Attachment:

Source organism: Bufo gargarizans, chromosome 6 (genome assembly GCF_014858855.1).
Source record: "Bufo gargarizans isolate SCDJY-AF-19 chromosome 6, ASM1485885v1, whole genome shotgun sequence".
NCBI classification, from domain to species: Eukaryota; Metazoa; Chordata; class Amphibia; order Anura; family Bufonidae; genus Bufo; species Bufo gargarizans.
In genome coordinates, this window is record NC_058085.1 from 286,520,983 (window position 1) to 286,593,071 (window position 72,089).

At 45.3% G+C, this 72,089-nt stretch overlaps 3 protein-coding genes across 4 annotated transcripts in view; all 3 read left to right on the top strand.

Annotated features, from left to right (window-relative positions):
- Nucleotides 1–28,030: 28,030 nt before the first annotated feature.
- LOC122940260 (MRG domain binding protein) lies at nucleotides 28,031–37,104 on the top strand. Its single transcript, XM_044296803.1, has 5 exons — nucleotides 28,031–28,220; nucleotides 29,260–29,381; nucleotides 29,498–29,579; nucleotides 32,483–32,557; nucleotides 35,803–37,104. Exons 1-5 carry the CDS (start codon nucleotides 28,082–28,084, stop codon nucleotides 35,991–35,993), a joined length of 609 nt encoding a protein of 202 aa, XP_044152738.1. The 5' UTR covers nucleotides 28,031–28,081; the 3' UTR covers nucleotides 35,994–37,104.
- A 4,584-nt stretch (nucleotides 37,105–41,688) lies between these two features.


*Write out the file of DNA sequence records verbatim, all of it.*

Source organism: Bufo gargarizans, chromosome 6 (genome assembly GCF_014858855.1).
Source record: "Bufo gargarizans isolate SCDJY-AF-19 chromosome 6, ASM1485885v1, whole genome shotgun sequence".
NCBI classification, from domain to species: Eukaryota; Metazoa; Chordata; class Amphibia; order Anura; family Bufonidae; genus Bufo; species Bufo gargarizans.
In genome coordinates, this window is record NC_058085.1 from 286,520,983 (window position 1) to 286,593,071 (window position 72,089).

At 45.3% G+C, this 72,089-nt stretch overlaps 3 protein-coding genes across 4 annotated transcripts in view; all 3 read left to right on the top strand.

Annotated features, from left to right (window-relative positions):
- Nucleotides 1–28,030: 28,030 nt before the first annotated feature.
- LOC122940260 (MRG domain binding protein) lies at nucleotides 28,031–37,104 on the top strand. Its single transcript, XM_044296803.1, has 5 exons — nucleotides 28,031–28,220; nucleotides 29,260–29,381; nucleotides 29,498–29,579; nucleotides 32,483–32,557; nucleotides 35,803–37,104. Exons 1-5 carry the CDS (start codon nucleotides 28,082–28,084, stop codon nucleotides 35,991–35,993), a joined length of 609 nt encoding a protein of 202 aa, XP_044152738.1. The 5' UTR covers nucleotides 28,031–28,081; the 3' UTR covers nucleotides 35,994–37,104.
- A 4,584-nt stretch (nucleotides 37,105–41,688) lies between these two features.